2. “It is better to dwell in the corner of the housetop, than with a brawling [quarrelsome] woman and in a wide house.” (Proverbs 21:9, 25:24, “King James” translation. This is traditional wisdom shared by Christianity, Judaism, and Islam. At that time in Mediterranean countries, the housetop was usually flat and except for a winter rainy season, dry enough to sleep on.) “The Proverbs” praise good women but do not pretend all women, or even nearly all, be good.

3. Another factor may have been, that Granps’s mother was married not twice but four times; and his favourite stepfather may not have been in her household when he was of university age.

4. One aspect of good is the man’s character. Another is his lasting presence. Neither Tom Lincoln nor Mary Todd chose to be single parents—the deaths of spouses they gladly would have kept, put them there. When they married, they fully intended to keep their vows, and they did. They chose one another for character, for qualities that would work well together rearing children and getting the household subsistence.

These days, lasting presence is less common than it was when most stepfathers were married to widows.

5. I don’t want to leave fatherless girls out of the picture; but me-thinks that if men and boys get together first, and begin building a mentoring culture from the examples of good stepfathers, uncles, grandfathers, and the rest; that in a year or two, ways will be found to reach out to the girls as well. In the Canada and USA of 2014, gynocentrism is dominant enough that the men and boys might ought first recover the androcentrism that is its mirror image, and when androcentrism and gynocentrism are more equal in cultural weight, then meet the girls on more equal terms. (Yes, this is one way Feminism has ill-served a generation of girls.)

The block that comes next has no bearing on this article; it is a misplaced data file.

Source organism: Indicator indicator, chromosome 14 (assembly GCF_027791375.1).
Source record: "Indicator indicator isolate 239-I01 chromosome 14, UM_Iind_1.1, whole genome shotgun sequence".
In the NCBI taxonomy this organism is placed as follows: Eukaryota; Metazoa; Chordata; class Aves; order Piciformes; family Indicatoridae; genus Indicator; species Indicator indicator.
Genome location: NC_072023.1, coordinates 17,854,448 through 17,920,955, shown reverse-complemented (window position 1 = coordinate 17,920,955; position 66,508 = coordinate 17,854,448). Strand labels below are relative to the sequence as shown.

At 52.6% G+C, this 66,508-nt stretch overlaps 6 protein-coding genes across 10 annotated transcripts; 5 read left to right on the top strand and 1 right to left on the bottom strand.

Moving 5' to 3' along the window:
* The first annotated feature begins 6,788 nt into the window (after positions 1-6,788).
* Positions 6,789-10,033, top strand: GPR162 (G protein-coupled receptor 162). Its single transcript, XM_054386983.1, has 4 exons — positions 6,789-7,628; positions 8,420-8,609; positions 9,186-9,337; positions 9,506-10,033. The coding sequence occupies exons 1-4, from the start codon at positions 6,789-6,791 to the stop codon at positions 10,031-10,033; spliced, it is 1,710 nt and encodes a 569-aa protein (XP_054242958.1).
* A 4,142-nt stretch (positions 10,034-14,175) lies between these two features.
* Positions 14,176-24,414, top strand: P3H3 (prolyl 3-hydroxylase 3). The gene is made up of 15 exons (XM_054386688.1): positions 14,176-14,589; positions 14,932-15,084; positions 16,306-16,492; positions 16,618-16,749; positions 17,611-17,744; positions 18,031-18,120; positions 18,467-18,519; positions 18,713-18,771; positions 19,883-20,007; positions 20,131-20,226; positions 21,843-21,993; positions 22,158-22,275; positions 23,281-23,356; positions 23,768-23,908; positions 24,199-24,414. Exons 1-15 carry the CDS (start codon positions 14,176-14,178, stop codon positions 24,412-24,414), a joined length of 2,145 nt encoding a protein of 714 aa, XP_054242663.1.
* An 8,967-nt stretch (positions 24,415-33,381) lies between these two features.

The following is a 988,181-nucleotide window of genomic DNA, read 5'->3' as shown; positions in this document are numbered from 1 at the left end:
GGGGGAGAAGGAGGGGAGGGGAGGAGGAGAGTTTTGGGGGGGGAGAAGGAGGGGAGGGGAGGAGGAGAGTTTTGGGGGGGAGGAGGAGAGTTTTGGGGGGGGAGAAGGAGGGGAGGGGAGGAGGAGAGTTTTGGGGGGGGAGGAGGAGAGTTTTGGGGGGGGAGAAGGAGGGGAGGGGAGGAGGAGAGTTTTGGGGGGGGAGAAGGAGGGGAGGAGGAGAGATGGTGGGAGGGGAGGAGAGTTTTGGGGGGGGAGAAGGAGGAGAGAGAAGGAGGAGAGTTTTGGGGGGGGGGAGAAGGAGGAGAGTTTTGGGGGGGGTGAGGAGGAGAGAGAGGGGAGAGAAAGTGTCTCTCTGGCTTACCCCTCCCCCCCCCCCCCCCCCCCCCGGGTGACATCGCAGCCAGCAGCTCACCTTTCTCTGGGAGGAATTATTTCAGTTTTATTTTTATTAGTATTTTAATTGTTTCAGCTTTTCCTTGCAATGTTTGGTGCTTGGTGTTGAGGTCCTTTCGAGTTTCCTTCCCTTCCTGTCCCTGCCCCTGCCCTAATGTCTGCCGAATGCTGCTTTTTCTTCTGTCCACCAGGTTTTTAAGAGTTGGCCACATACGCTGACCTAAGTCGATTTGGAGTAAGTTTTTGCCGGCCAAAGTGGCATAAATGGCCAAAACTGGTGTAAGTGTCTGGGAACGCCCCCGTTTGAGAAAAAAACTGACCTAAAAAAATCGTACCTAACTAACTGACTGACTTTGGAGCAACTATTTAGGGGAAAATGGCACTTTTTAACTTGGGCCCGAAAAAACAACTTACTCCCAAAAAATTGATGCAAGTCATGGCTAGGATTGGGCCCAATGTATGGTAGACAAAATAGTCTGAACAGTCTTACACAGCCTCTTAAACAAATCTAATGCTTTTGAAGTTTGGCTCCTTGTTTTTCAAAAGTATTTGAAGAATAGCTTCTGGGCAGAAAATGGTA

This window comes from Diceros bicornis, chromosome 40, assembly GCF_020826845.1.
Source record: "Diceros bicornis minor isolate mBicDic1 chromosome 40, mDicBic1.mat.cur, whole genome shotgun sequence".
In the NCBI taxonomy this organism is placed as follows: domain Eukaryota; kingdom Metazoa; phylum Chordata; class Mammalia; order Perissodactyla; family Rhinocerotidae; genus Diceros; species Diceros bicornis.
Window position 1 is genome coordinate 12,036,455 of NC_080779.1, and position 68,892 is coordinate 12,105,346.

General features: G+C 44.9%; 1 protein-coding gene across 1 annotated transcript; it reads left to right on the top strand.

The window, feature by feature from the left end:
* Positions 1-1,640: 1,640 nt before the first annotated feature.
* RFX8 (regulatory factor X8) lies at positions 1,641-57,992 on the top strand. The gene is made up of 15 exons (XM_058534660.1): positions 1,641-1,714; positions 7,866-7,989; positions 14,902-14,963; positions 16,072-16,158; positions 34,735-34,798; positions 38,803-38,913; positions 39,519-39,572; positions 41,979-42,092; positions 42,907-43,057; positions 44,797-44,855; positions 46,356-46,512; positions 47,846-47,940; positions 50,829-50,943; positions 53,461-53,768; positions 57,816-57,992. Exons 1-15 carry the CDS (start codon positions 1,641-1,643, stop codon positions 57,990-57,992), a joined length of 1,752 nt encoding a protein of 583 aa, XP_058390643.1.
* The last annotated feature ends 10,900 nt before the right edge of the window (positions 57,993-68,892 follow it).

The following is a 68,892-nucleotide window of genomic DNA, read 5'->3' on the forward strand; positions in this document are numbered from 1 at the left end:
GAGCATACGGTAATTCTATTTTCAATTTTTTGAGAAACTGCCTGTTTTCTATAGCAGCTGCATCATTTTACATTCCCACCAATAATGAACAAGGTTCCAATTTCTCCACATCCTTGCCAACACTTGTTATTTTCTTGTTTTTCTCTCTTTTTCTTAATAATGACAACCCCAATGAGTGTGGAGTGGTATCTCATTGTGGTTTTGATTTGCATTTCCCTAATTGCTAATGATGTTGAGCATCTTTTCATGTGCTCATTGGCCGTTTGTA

6. I am not trying to revise any church doctrine or ritual; but the expression seems to have some reflection and perhaps teaching value.


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About Davd

Davd (PhD, 1966) has been a professor, a single father keeping a small commercial herb garden so as to have flexible time for his sons, and editor of _Ecoforestry_. He is a practicing Christian, and in particular an advocate of ecoforestry, self-sufficiency horticulture, and men of all faiths living together "in peace and brotherhood" for the fellowship, the efficiency, and the goodwill that sharing work so often brings.